[00:16:53] Jeff: won’t get a push notification and email or text if I click that button on my browser.

[00:16:58] Matt: Correct. Um, and [00:17:00] this is something that I wish we didn’t have to build actually into RestingIQ, but we need to because of some of these communication practices that I don’t think are quite transitioned to RestingIQ yet. Um, when we built messaging, it was more like, The mindset of like a business owner or a gym communicating with their clients.

[00:17:23] Often, if you’re part of a gym or yoga studio, you’ll get an email once every month that talks about any, whatever community stuff, all that stuff, but it’s not an open thread with the team. Um, so when we first,

[00:17:36] Jeff: if I belong to a yoga studio, you know, I get my updates and I’m appreciative to have them, but I’m not on a communication thread with.

[00:17:45] With

[00:17:46] Matt: all the members of the yoga studio. Correct. And I think that’s actually a good model. When you run a professional business like that, you actually don’t want to over communicate. You just want them to experience, have a good experience in person. Their schedule’s up online. They come in to [00:18:00] class. They love it.

[00:18:02] The, the thing that teams do when they open up communications like that is often seen as like, we’re going to build the culture of the club. And this is the wrong venue for it entirely, in my opinion. What do

[00:18:15] Jeff: you

[00:18:15] Matt: mean? Having an open messaging group on WrestlingIQ to build that culture.

[00:18:23] Jeff: The community culture.

[00:18:24] WrestlingIQ is not meant

[00:18:25] Matt: for that, you mean? Yeah, that is what I’m getting at, is WrestlingIQ is meant for conveying key information about running a team and getting a team, uh, in order to get at the tournament on time and, you know, there’s RSVPs in the calendar, like all these things are meant to help you run a team more efficiently.

[00:18:44] It’s not a culture building thing. Your culture comes from the room experience. It’s not about the digital messages you send at 11pm that half the parents don’t care about. It, it really isn’t. Um, you know, and, and some [00:19:00] parents, the pressure for that comes from the one or two loud parents who are upset that they can’t message everybody in the app.

[00:19:07] And I would urge you to ignore them. Tell them, you know what? We have social media. Go ahead and post that comment. Tag us in it. Build up her Instagram,

[00:19:18] Jeff: go to the Facebook page for that and build the community there. Or talk to other people there,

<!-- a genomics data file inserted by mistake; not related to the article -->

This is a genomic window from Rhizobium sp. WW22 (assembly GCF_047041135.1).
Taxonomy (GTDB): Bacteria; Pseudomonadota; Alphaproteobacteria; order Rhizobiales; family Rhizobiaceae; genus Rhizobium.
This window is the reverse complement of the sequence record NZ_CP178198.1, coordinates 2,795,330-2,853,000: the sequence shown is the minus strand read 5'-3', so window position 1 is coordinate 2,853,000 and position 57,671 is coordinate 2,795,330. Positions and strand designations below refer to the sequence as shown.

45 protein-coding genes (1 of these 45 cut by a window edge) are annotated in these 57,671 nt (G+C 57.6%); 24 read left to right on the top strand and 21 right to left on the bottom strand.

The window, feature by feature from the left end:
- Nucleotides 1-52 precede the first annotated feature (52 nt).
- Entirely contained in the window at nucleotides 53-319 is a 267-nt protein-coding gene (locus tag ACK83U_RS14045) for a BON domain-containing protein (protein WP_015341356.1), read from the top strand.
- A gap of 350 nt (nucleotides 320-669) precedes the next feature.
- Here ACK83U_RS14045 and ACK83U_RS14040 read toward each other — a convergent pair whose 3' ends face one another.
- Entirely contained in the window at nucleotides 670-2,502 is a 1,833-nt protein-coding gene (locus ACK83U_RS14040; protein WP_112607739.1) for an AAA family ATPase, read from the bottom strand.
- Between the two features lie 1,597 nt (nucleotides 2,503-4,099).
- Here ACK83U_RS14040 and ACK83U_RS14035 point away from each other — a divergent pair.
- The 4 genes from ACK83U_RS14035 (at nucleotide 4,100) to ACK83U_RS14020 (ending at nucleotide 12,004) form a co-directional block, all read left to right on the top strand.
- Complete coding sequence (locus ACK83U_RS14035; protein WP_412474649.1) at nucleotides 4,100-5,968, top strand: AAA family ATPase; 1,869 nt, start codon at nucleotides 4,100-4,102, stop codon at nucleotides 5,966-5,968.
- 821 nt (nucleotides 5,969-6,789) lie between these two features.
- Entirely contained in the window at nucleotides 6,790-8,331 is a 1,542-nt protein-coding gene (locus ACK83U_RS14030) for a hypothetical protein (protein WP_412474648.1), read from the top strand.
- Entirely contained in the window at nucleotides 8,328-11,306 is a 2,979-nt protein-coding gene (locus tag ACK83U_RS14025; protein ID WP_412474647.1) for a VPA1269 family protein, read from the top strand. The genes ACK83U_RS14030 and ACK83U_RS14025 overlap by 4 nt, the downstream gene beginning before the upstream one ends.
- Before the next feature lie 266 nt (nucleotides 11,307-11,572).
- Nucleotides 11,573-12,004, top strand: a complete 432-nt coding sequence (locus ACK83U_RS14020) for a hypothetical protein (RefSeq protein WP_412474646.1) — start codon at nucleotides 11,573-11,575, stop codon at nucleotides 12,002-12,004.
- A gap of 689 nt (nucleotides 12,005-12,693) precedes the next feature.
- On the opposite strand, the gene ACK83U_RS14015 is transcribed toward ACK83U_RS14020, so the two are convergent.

[00:19:22] Matt: friend and sure on Facebook, go exchange numbers with the one parent you actually wanna be friends with in the stands and like, you know, build up a friendship.

[00:19:30] You don’t need that to be in here. And I don’t think it’s the appropriate place, actually. I think that culture stuff is much better suited for. In person coaches should be building that culture in the room. Uh, and that’s really it. Uh, it’s not a Culture building tool. You also run the risk of negativity so one of the problems with facebook and instagram is just When you have an open platform like [00:20:00] that, there’s always some sort of unforeseen drama that the one parent says something insensitive to the other parent, and now the whole team has seen it, if they’re in a open group like this.

[00:20:14] Um, and by the way, once you click send, the notifications go out. Even if you were able to delete a message in Wrestling IQ, which you can’t, everyone’s gonna see it. It’s not something that you can take back. So when you’re talking about building culture, I actually think that a digital thing is much harder to do well than an in person curation of comments like that.

[00:20:37] If someone says something to you in person, you can have a conversation about it. You can work through it. You can address it right then. You don’t have a message sitting for two hours that the coach hasn’t seen because they have another job and suddenly 80 percent of the parents are now mad about it.

[00:20:51] And there’s a whole, like, we just want to wrestle. We just want to have fun. That’s where you should aim to be here with the system. That’s, that’s basically it. [00:21:00]

[00:21:00] Jeff: So you’re saying kind of less is more then? Absolutely. Um, to wrap this up for our webinar today, are there any kind of, you want to give a summary of maybe the one, two, three best practices that you think, um, any club program or town program should be